Editor’s note: BluPrint challenged interior designer Jigs Adefuin to redesign the interiors of one of the Philippines’ most beloved architectural icons. We asked him how he might bring its interiors out of the 1960s and into the 21st century, and accommodate the Center’s many roles it did not have five decades ago. He could go a step further, we said, and explore how Leandro Locsin’s masterpiece might be made be more inclusive. That is, more welcoming to people arriving on foot instead of chauffeured cars, and more accessible to people in wheelchairs. While at it, he might want to consult experts to propose a solution to the monstrous the jams that invariably occur when hundreds of cars make their way out of the parking lot to pick up passengers from the tiny side entrance. None of these were a concern when Imelda Marcos opened the CCP’s doors to royalty and dignitaries in 1969.
The audacious Adefuin Design Studio went many steps further, breaking boundaries to ‘tweak’ the famed brutalist façade with bas-reliefs, among other initiatives. Is the redesign skillful, suitable, or sacrilegious?
The Cultural Center of the Philippines is the brainchild of Philippine First Lady Imelda Marcos and came into being with President Ferdinand Marcos’ Executive Order No. 30. Its purpose was to promote and preserve Filipino arts and culture. It was built from 1966 to 1969 and designed by two National Artists, Leandro Locsin for the architecture and Ildefonso Santos Jr. for the landscape architecture.
Upon seeing the CCP, Henry Byroade, US Ambassador to the Philippines (1969-1973) exclaimed, “That Center makes our Kennedy Center look cheap. The Filipino architects did a good job!” That statement says a lot about the grandeur that awed foreign guests when CCP opened in 1969.
The cultural hub today holds six performance venues: Tanghalang Pambansa, Tanghalang Nicanor Abelardo, Tanghalang Aurelio Tolentino, Tanghalang Huseng Batute, Tanghalang Francisco Balagtas, and Tanghalang Manuel Conde. Also, it has six exhibit halls, the Bulwagang Juan Luna, Bulwagang Fernando Amorsolo, Bulwagang Carlos V. Francisco, Pasilyo Victoria Edades, Pasilyo Guillermo Tolentino, and Pasilyo Vicente Manansala; the National Arts Center and two satellite venues.
Aside from being a performing arts center, the CCP has become the country’s National Coordinating Center for the Arts. It is home to the following organizations: Ballet Philippines, Philippine Ballet Theater, Tanghalang Pilipino, Ramon Obusan Folkloric Group, the Bayanihan Philippine National Folk Dance Company, Philippine Philharmonic Orchestra, UST Symphony Orchestra, Philippine Madrigal Singers, and the National Music Competition for Young Artists Foundation.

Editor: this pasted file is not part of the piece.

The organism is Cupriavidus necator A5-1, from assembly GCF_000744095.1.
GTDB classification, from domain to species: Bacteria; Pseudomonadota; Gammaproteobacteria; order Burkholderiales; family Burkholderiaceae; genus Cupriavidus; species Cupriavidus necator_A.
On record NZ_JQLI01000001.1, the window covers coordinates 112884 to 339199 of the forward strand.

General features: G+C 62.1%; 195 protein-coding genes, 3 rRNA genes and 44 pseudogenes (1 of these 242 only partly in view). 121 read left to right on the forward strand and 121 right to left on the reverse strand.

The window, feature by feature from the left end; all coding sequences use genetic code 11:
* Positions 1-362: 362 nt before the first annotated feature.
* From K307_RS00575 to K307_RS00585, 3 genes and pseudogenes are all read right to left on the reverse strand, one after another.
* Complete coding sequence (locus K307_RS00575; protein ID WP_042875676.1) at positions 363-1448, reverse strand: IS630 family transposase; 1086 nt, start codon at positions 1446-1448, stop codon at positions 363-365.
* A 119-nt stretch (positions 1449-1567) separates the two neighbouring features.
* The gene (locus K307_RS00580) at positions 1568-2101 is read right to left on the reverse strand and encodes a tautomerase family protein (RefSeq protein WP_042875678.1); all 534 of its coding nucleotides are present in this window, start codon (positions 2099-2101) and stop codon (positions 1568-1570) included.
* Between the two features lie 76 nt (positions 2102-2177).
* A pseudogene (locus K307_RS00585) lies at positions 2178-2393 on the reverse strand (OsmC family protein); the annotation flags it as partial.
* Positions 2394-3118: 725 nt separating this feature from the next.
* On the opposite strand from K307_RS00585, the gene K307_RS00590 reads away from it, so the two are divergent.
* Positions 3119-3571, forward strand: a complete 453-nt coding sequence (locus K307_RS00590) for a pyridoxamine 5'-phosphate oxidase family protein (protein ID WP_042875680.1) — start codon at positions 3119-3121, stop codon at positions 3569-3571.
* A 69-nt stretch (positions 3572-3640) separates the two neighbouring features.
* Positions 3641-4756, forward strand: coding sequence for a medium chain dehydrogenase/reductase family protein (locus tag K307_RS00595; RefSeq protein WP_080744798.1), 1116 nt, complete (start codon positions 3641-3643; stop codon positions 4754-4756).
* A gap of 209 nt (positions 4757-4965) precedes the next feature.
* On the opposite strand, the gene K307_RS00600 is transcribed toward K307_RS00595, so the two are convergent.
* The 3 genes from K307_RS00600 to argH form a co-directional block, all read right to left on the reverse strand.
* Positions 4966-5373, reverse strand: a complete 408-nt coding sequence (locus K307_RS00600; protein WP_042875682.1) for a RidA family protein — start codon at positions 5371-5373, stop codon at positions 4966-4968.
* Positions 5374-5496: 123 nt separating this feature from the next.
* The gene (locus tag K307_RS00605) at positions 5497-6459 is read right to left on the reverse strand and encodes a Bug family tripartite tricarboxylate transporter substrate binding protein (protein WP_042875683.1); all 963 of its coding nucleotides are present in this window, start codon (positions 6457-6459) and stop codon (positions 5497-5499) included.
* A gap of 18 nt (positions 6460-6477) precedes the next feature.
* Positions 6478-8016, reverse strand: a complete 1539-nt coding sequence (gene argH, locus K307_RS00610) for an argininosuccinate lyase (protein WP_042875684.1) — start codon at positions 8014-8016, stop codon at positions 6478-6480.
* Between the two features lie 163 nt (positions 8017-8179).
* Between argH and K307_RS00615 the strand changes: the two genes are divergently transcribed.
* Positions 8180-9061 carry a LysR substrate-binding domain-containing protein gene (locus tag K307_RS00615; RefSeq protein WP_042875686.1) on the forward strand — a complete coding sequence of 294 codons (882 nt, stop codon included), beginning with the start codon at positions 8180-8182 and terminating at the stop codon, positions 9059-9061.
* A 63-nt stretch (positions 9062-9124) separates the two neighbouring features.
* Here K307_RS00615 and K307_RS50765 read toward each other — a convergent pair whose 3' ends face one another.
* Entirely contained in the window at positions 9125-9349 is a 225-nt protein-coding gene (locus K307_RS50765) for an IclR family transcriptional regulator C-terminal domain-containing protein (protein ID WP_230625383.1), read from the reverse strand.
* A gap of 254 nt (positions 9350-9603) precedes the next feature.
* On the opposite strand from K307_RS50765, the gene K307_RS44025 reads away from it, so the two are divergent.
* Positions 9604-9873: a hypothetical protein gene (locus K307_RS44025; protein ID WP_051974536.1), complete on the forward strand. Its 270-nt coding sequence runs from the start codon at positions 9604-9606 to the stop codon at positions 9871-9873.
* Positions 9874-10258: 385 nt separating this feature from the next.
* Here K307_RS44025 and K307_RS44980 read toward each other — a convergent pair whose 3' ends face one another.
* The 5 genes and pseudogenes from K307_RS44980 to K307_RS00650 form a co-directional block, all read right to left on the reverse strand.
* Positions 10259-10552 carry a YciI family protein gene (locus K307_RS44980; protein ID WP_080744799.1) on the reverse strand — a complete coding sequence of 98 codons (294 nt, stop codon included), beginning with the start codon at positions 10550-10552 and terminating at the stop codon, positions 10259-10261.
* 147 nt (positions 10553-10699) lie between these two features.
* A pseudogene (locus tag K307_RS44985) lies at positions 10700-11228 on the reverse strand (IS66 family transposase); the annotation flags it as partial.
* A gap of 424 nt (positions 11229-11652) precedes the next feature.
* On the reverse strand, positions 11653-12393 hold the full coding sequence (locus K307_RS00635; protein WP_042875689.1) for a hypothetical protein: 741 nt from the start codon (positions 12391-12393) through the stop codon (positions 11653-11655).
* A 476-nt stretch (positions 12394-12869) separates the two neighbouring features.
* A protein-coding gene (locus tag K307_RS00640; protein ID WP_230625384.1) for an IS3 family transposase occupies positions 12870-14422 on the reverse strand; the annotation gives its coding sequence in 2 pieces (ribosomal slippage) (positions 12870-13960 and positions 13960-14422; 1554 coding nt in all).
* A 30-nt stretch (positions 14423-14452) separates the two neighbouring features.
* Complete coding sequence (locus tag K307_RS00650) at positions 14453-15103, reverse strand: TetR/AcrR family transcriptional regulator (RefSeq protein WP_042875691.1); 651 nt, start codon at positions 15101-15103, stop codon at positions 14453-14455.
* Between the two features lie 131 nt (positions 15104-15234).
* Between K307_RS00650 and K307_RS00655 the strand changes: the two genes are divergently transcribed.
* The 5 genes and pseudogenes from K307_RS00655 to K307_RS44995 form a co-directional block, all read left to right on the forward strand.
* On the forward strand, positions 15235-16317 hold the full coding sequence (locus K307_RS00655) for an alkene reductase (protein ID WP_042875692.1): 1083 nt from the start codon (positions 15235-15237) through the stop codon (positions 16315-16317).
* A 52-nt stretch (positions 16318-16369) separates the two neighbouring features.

While the façade is still captivating due to its size and shape, one’s attention is easily distracted by towering new buildings in the area. The colors inside the CCP also already pale in comparison to the colorful culture and people we have here in the Philippines.
Therefore, with utmost respect to CCP’s architects, ADS decided to focus on redesigning the interior and just do a little tweaking to the exterior. Our design concept has the following goals and objectives:
- To depict the colorful culture of the Filipinos by adding more color, pattern, and texture to its interior design;
- To Filipinize the interior design by using elements and raw materials from the three major islands of the Philippines, Luzon, Visayas, and Mindanao;
- Update and upgrade the interior finishing materials for easier maintenance and elevate and improve its quality of service;
- To promote the country’s culture to both local and foreign visitors by curating informative exhibit areas inside. The unique and diverse exhibit displays (dioramas, artworks, and murals) will entice visitors to appreciate the culture of each region and minority;
- To make CCP more accessible to the masses.
Much like Filipino Culture, our design concept is akin to a geode. It boasts of a robust exterior and an interior with surfaces, ceilings, and walls of vibrant textures and colors, and accentuated with rich and tactile elements. We want a design that will best showcase and enrich the Filipino culture by bringing the “prestige” back to its cultural hub.
While the focus of the design is to uplift the morale of the space, we ensured that the concept, as per the vision of the government, will make CCP deserving of its name and true purpose, that is, a “cultural hub.” The design is tactile, encouraging interaction among the visitors and inviting enough for individual studies and contemplation. We want to make CCP more accessible to both Filipinos and foreigners, hosting not only the country’s annual staples (such as the Cinemalaya Festival and Ballet Philippines recitals) but also a go-to place for those who want to get that much-needed cultural fix.
The design is a reflection of our colorful people, culture, and art. The design features bas-relief in the building’s facade, light wells the shape of kites, and natural and Filipino textures injected in the walls and ceilings. Hallways and galleries will also showcase the works of Filipino masters. Furthermore, our design is timeless, utilizing modern design elements in warm and inviting tones. The resulting spaces are precisely the kind of place you would want to bring a friend or two for a chat, cultural immersion, and a place that you’ll be proud to call your country’s cultural center.